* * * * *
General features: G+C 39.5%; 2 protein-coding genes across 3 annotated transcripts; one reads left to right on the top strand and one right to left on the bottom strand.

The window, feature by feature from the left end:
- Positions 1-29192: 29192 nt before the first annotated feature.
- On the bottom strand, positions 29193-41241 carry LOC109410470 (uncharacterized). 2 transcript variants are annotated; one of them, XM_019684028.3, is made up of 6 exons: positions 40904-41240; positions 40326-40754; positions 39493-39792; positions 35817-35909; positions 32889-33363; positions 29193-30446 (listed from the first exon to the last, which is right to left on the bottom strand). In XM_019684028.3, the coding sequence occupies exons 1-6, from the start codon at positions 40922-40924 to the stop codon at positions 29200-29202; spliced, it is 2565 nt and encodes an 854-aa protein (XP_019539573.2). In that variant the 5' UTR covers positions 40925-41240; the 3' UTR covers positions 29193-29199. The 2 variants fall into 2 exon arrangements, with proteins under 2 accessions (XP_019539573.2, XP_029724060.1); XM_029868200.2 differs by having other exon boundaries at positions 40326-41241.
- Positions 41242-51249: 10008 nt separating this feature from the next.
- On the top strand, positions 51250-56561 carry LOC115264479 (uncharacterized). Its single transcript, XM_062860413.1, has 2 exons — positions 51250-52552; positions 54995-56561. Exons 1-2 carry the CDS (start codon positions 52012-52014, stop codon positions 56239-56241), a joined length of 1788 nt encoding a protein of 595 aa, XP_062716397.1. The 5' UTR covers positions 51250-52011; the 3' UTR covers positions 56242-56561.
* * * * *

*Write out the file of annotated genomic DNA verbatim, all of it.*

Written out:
General features: G+C 39.5%; 2 protein-coding genes across 3 annotated transcripts; one reads left to right on the top strand and one right to left on the bottom strand.

The window, feature by feature from the left end:
- Positions 1-29192: 29192 nt before the first annotated feature.
- On the bottom strand, positions 29193-41241 carry LOC109410470 (uncharacterized). 2 transcript variants are annotated; one of them, XM_019684028.3, is made up of 6 exons: positions 40904-41240; positions 40326-40754; positions 39493-39792; positions 35817-35909; positions 32889-33363; positions 29193-30446 (listed from the first exon to the last, which is right to left on the bottom strand). In XM_019684028.3, the coding sequence occupies exons 1-6, from the start codon at positions 40922-40924 to the stop codon at positions 29200-29202; spliced, it is 2565 nt and encodes an 854-aa protein (XP_019539573.2). In that variant the 5' UTR covers positions 40925-41240; the 3' UTR covers positions 29193-29199. The 2 variants fall into 2 exon arrangements, with proteins under 2 accessions (XP_019539573.2, XP_029724060.1); XM_029868200.2 differs by having other exon boundaries at positions 40326-41241.
- Positions 41242-51249: 10008 nt separating this feature from the next.
- On the top strand, positions 51250-56561 carry LOC115264479 (uncharacterized). Its single transcript, XM_062860413.1, has 2 exons — positions 51250-52552; positions 54995-56561. Exons 1-2 carry the CDS (start codon positions 52012-52014, stop codon positions 56239-56241), a joined length of 1788 nt encoding a protein of 595 aa, XP_062716397.1. The 5' UTR covers positions 51250-52011; the 3' UTR covers positions 56242-56561.